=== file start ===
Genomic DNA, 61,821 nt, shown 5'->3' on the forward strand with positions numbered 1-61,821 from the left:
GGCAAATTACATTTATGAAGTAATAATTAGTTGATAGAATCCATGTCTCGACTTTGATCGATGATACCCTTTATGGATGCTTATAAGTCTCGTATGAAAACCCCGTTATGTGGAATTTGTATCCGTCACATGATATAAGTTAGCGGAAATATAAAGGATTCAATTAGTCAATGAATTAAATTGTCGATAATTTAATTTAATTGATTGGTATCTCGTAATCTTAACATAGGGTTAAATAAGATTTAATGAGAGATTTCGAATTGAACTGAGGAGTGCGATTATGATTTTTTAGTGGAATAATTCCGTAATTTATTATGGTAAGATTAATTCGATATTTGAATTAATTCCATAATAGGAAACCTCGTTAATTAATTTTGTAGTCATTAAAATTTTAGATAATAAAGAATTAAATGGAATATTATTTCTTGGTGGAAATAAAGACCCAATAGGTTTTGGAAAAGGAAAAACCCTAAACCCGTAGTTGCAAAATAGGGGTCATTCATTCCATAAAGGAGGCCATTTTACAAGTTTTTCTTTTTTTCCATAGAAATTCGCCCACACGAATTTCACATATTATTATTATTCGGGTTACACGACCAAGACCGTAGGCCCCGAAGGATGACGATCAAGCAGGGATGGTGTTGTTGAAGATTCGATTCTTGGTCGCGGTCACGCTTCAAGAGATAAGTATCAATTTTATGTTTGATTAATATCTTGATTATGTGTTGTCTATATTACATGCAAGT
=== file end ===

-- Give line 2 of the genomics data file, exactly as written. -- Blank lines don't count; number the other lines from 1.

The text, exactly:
GGCAAATTACATTTATGAAGTAATAATTAGTTGATAGAATCCATGTCTCGACTTTGATCGATGATACCCTTTATGGATGCTTATAAGTCTCGTATGAAAACCCCGTTATGTGGAATTTGTATCCGTCACATGATATAAGTTAGCGGAAATATAAAGGATTCAATTAGTCAATGAATTAAATTGTCGATAATTTAATTTAATTGATTGGTATCTCGTAATCTTAACATAGGGTTAAATAAGATTTAATGAGAGATTTCGAATTGAACTGAGGAGTGCGATTATGATTTTTTAGTGGAATAATTCCGTAATTTATTATGGTAAGATTAATTCGATATTTGAATTAATTCCATAATAGGAAACCTCGTTAATTAATTTTGTAGTCATTAAAATTTTAGATAATAAAGAATTAAATGGAATATTATTTCTTGGTGGAAATAAAGACCCAATAGGTTTTGGAAAAGGAAAAACCCTAAACCCGTAGTTGCAAAATAGGGGTCATTCATTCCATAAAGGAGGCCATTTTACAAGTTTTTCTTTTTTTCCATAGAAATTCGCCCACACGAATTTCACATATTATTATTATTCGGGTTACACGACCAAGACCGTAGGCCCCGAAGGATGACGATCAAGCAGGGATGGTGTTGTTGAAGATTCGATTCTTGGTCGCGGTCACGCTTCAAGAGATAAGTATCAATTTTATGTTTGATTAATATCTTGATTATGTGTTGTCTATATTACATGCAAGT